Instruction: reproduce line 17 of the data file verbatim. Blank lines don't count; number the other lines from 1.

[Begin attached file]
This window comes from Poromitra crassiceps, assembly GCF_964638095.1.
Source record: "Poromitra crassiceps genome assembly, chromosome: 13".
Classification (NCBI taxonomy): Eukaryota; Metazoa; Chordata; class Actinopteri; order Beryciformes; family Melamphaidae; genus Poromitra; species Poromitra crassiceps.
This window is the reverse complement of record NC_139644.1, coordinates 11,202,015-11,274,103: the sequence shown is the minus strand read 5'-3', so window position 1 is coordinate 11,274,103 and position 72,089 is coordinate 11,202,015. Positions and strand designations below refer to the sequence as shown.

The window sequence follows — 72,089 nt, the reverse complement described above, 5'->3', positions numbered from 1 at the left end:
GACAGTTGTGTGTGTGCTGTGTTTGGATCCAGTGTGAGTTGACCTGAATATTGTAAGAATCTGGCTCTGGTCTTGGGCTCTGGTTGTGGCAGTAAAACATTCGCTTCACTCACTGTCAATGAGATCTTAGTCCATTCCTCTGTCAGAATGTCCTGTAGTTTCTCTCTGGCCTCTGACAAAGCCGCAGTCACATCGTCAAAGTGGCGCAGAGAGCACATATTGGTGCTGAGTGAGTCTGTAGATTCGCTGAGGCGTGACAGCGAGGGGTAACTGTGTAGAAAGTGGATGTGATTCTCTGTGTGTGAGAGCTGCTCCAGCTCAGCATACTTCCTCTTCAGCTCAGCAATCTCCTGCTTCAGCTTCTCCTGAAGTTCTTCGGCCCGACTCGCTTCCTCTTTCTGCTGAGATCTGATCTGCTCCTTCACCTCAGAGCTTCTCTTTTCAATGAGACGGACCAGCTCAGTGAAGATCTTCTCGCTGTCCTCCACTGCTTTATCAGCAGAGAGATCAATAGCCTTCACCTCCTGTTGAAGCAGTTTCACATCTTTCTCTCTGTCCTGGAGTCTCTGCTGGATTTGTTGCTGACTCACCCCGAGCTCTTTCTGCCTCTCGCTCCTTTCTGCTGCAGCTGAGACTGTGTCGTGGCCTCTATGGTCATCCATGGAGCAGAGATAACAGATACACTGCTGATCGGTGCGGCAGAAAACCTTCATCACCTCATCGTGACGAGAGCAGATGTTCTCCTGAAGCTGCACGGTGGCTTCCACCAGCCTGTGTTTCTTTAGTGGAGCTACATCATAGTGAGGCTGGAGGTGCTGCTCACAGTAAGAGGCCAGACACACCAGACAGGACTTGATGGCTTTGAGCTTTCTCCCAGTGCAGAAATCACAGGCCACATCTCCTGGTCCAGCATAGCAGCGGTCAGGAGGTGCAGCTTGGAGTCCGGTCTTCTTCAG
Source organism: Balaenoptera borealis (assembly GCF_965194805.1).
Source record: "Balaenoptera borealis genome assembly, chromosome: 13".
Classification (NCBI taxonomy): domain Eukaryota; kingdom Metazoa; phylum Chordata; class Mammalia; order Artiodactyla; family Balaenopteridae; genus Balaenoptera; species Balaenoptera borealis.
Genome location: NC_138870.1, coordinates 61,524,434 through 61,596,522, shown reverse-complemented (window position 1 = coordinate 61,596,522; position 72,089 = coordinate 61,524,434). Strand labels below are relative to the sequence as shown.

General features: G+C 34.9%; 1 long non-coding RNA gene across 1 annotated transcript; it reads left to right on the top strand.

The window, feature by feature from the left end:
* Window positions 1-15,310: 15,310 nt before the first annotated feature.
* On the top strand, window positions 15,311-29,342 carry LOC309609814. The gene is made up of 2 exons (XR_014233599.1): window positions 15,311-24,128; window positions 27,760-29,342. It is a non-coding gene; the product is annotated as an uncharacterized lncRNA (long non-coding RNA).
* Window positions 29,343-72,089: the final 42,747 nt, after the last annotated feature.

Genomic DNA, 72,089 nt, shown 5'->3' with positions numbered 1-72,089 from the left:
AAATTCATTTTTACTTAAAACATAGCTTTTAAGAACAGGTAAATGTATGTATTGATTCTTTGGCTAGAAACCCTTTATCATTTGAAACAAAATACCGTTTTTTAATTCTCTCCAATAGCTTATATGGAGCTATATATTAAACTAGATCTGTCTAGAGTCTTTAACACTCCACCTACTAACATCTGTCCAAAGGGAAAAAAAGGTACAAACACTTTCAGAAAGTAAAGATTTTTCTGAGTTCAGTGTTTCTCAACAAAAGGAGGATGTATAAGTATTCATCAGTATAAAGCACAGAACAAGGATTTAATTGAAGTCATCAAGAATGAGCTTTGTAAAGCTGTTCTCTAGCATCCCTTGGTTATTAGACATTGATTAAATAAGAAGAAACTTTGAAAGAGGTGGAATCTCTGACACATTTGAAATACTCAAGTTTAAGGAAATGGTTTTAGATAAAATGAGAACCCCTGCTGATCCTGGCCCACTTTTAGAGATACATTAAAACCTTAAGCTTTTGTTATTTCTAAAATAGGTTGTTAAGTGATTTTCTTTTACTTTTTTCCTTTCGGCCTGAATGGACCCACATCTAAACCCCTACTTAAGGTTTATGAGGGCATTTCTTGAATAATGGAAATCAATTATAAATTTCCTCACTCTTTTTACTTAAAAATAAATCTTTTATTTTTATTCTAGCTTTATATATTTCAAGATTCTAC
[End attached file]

AAATTCATTTTTACTTAAAACATAGCTTTTAAGAACAGGTAAATGTATGTATTGATTCTTTGGCTAGAAACCCTTTATCATTTGAAACAAAATACCGTTTTTTAATTCTCTCCAATAGCTTATATGGAGCTATATATTAAACTAGATCTGTCTAGAGTCTTTAACACTCCACCTACTAACATCTGTCCAAAGGGAAAAAAAGGTACAAACACTTTCAGAAAGTAAAGATTTTTCTGAGTTCAGTGTTTCTCAACAAAAGGAGGATGTATAAGTATTCATCAGTATAAAGCACAGAACAAGGATTTAATTGAAGTCATCAAGAATGAGCTTTGTAAAGCTGTTCTCTAGCATCCCTTGGTTATTAGACATTGATTAAATAAGAAGAAACTTTGAAAGAGGTGGAATCTCTGACACATTTGAAATACTCAAGTTTAAGGAAATGGTTTTAGATAAAATGAGAACCCCTGCTGATCCTGGCCCACTTTTAGAGATACATTAAAACCTTAAGCTTTTGTTATTTCTAAAATAGGTTGTTAAGTGATTTTCTTTTACTTTTTTCCTTTCGGCCTGAATGGACCCACATCTAAACCCCTACTTAAGGTTTATGAGGGCATTTCTTGAATAATGGAAATCAATTATAAATTTCCTCACTCTTTTTACTTAAAAATAAATCTTTTATTTTTATTCTAGCTTTATATATTTCAAGATTCTAC